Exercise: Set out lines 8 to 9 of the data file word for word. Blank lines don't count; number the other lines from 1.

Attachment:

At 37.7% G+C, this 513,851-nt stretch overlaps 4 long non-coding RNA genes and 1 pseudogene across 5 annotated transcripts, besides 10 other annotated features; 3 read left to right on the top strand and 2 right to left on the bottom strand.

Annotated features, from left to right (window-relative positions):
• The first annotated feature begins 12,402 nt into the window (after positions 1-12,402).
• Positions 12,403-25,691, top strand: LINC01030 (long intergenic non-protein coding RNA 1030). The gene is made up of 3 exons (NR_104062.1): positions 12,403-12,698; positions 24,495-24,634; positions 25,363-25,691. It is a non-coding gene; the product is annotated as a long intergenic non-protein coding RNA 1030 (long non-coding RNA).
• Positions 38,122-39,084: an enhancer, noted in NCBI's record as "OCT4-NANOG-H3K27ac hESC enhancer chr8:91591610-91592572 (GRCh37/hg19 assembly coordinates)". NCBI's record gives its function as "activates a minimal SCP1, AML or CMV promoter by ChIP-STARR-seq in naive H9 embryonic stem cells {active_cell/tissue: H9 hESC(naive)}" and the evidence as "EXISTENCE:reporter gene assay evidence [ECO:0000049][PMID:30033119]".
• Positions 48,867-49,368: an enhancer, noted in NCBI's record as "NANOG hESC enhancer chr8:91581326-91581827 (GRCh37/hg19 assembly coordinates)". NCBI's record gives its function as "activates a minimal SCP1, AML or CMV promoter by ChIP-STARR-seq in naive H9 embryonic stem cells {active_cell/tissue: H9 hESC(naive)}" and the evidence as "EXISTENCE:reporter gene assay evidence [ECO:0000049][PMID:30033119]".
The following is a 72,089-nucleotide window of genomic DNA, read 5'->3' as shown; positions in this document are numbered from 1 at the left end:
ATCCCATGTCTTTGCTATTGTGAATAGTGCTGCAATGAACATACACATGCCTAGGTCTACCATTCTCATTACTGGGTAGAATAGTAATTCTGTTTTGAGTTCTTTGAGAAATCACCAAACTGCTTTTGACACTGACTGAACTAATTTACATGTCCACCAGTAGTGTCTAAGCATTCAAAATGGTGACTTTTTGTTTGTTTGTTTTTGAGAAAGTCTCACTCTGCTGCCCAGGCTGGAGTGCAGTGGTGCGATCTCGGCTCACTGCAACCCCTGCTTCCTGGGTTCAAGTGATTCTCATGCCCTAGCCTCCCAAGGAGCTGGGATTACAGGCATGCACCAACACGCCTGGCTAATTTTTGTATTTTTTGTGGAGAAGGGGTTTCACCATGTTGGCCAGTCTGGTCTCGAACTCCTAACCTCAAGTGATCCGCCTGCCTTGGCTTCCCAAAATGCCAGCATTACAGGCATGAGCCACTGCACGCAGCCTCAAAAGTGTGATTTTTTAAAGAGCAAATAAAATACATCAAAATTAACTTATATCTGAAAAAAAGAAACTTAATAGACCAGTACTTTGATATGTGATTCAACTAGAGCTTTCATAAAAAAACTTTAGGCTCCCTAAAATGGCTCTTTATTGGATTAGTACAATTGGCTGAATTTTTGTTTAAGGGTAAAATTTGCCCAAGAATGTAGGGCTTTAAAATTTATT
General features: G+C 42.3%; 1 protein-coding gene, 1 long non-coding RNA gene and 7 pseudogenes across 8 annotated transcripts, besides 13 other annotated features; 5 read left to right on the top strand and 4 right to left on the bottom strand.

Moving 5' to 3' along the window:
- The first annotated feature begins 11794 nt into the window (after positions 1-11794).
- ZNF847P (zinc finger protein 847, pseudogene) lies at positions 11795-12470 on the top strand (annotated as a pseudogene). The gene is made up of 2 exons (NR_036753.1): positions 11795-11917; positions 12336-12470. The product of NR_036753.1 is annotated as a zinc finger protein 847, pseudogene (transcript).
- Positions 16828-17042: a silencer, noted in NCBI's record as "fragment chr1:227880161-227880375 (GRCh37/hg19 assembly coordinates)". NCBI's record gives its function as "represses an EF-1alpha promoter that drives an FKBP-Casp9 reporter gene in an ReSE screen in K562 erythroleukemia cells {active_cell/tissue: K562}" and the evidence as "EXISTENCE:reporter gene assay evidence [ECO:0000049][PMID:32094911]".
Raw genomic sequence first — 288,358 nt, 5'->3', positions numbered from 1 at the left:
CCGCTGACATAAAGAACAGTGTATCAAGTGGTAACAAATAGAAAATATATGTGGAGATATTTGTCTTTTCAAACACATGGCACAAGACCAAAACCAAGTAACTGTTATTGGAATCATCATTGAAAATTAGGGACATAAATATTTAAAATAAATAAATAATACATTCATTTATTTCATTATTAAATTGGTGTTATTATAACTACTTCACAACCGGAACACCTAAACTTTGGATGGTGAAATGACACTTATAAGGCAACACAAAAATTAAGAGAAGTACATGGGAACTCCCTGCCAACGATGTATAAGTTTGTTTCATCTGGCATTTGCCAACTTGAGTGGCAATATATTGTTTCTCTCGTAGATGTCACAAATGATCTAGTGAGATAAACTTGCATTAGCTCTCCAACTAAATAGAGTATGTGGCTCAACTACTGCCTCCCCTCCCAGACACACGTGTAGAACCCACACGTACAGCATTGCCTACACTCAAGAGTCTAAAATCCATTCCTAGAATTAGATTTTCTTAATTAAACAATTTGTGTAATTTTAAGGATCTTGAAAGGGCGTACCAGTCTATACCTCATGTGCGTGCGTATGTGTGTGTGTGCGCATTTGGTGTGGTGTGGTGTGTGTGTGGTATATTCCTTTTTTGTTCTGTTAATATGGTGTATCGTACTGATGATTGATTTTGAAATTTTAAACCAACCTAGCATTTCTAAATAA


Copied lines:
ATCCCATGTCTTTGCTATTGTGAATAGTGCTGCAATGAACATACACATGCCTAGGTCTACCATTCTCATTACTGGGTAGAATAGTAATTCTGTTTTGAGTTCTTTGAGAAATCACCAAACTGCTTTTGACACTGACTGAACTAATTTACATGTCCACCAGTAGTGTCTAAGCATTCAAAATGGTGACTTTTTGTTTGTTTGTTTTTGAGAAAGTCTCACTCTGCTGCCCAGGCTGGAGTGCAGTGGTGCGATCTCGGCTCACTGCAACCCCTGCTTCCTGGGTTCAAGTGATTCTCATGCCCTAGCCTCCCAAGGAGCTGGGATTACAGGCATGCACCAACACGCCTGGCTAATTTTTGTATTTTTTGTGGAGAAGGGGTTTCACCATGTTGGCCAGTCTGGTCTCGAACTCCTAACCTCAAGTGATCCGCCTGCCTTGGCTTCCCAAAATGCCAGCATTACAGGCATGAGCCACTGCACGCAGCCTCAAAAGTGTGATTTTTTAAAGAGCAAATAAAATACATCAAAATTAACTTATATCTGAAAAAAAGAAACTTAATAGACCAGTACTTTGATATGTGATTCAACTAGAGCTTTCATAAAAAAACTTTAGGCTCCCTAAAATGGCTCTTTATTGGATTAGTACAATTGGCTGAATTTTTGTTTAAGGGTAAAATTTGCCCAAGAATGTAGGGCTTTAAAATTTATT
General features: G+C 42.3%; 1 protein-coding gene, 1 long non-coding RNA gene and 7 pseudogenes across 8 annotated transcripts, besides 13 other annotated features; 5 read left to right on the top strand and 4 right to left on the bottom strand.